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03 March 2007

Comments

Tracy Lightcap

I've always wondered how people in law schools handle this conundrum. Because that is what I think it is. The basic problem is that the law wants exact results and all that statistics can give - and that only with heroic assumptions and the right circumstances - is levels of precision. I've been consulted by attorneys many times on statistical questions and the problem is always the same: they want to know if there is a "statistically significant result". What they mean by that is a result that reaches the sacred "p<.05" level or "better". When I inform them of what is necessary to make even such a relatively useless finding believable their reaction is always impatience with my "pussyfooting". When I go further and explain what statistical significance actually connotes they get downright feisty about it. "But that's the standard the courts have recognized! It's in the precedents! That's all I need to worry about!"

And they're right. I suspect that the use of more sophisticated techniques and of a truely scientific approach to legal questions is considered MEGO material in law schools, unless, as Bill says, it is tied to research about the profession itself.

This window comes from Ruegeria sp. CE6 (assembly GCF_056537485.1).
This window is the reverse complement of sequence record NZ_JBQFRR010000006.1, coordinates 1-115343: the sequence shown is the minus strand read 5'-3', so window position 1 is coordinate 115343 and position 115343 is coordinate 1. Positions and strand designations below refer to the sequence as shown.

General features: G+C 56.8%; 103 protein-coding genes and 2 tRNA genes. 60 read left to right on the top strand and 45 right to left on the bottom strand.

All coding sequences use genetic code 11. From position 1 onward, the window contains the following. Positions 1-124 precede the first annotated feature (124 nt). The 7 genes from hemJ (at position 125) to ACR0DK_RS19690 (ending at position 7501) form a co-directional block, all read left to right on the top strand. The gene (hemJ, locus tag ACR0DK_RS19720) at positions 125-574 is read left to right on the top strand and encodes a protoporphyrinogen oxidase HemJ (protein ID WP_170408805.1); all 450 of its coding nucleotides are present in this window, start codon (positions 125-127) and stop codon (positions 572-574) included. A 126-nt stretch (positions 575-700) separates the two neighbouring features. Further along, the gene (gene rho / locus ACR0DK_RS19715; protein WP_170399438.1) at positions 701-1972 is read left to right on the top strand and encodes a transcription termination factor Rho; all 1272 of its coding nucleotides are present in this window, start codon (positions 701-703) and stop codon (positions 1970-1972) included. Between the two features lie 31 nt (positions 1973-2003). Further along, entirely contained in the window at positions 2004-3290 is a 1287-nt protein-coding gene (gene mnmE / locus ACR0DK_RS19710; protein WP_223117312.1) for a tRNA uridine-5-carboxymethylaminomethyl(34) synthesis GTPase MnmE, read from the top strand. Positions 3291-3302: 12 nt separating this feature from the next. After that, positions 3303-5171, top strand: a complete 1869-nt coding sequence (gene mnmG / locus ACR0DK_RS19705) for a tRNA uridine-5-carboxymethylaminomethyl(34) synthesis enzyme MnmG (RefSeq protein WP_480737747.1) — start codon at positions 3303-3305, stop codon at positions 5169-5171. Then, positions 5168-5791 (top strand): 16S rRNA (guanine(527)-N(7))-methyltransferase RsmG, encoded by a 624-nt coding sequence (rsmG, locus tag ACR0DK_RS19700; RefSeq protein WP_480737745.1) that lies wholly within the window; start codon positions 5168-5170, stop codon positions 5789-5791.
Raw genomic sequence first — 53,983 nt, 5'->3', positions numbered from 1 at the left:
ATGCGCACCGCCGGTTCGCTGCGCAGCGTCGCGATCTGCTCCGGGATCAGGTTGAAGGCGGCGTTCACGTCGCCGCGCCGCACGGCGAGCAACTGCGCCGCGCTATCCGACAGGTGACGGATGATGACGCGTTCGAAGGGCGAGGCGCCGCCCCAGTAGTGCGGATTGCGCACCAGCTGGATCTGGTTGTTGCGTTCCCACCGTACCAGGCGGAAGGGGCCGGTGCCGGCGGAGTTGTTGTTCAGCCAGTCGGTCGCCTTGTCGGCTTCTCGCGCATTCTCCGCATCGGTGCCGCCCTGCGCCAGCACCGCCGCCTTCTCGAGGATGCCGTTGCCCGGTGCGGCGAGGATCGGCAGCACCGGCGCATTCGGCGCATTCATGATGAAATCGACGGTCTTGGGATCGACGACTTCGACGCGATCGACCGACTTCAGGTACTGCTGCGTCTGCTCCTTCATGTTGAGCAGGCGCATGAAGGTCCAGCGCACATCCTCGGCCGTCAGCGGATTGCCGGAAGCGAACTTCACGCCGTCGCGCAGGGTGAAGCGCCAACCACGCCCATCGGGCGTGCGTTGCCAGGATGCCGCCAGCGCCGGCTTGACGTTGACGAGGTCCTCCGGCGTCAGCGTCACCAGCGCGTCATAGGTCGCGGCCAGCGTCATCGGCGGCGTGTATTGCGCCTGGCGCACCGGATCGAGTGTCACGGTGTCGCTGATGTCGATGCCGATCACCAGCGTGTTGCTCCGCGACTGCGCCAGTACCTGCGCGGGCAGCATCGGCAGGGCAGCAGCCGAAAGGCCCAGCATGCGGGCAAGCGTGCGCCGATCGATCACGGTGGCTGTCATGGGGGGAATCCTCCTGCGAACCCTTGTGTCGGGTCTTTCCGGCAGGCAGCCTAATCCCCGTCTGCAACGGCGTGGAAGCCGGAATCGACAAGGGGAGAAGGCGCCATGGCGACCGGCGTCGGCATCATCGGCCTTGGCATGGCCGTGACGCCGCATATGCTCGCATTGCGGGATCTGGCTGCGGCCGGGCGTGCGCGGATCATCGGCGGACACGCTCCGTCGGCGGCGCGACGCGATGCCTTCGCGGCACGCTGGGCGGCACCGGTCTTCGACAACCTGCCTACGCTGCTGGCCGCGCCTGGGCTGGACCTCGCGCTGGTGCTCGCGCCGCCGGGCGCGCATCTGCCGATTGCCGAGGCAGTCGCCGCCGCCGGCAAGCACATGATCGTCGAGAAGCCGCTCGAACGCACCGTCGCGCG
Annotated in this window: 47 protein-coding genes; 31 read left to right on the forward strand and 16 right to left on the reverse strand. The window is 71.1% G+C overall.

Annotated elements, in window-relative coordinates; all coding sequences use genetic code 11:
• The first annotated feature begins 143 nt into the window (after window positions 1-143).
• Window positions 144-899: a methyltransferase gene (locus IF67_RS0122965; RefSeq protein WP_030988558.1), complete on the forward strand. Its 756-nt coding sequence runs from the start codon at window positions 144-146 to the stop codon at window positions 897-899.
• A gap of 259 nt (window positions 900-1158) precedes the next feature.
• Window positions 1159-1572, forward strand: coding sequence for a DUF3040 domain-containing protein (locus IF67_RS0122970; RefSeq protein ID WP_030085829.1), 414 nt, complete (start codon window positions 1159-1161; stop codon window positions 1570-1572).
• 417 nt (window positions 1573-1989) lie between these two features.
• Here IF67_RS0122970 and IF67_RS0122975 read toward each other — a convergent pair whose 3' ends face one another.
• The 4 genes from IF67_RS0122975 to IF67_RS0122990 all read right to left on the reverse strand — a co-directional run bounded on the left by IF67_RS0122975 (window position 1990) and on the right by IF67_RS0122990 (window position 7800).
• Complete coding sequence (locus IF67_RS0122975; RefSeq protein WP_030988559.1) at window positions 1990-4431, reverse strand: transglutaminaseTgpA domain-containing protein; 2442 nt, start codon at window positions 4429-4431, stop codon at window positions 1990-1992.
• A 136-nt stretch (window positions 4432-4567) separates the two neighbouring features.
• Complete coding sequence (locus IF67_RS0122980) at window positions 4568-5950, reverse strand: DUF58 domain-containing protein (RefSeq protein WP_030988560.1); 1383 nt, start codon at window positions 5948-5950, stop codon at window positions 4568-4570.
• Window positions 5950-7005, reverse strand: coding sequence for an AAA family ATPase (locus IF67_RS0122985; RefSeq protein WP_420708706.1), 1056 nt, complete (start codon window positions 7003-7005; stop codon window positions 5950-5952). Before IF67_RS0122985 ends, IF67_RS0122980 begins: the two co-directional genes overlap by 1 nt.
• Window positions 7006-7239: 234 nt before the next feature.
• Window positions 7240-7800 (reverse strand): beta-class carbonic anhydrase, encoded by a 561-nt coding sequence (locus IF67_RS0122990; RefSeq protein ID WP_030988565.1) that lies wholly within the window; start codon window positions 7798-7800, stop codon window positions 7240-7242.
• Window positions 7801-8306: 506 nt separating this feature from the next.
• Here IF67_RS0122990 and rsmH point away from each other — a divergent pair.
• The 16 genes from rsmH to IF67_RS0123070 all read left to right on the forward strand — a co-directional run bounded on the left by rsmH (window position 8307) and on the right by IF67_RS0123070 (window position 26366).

I wouldn't worry about this if there wasn't clear evidence by now that the courts are falling WAY behind the curve in the use of statistical evidence to reach decisions on important matters. There are, in fact, a good number of questions that more developed technique and a more analytic view of statistics could usefully address. I see very little evidence that the courts are moving towards using either. The disconnect this could lead to between empirically oriented law school faculty and a still groping bench isn't healthy either.

But I don't teach in law school. Maybe I'm just seeing monsters in the closet.

William Henderson

Hi Carolyn, thanks for an interesting week of guest blogging.

Re innumeracy among law students, I think it is important to emphasize to students that a lawyer will prosper if he or she is willing to learn and master new subject matter; in some cases, this will involve numbers. I worry about my students who cannot figure out how many directors seats are needed to control a seven member corporate board (four!). They clearly have the analytical ability to accomplish this task; perhaps many have opted out of any serious math since the 12th grade, so even basic applied arithmetic becomes a challenge.

Re empirical methods in the classroom, I have found that students are more than willing to learn about correlation coefficients and t-tests when the subject matter is lawyers and law firms--of course, the answers to the hypothesis tests have direct bearing on their future careers. My colleague at a Top 5 law school has reported the same observation.

Thanks for your contributions this past week. bh.

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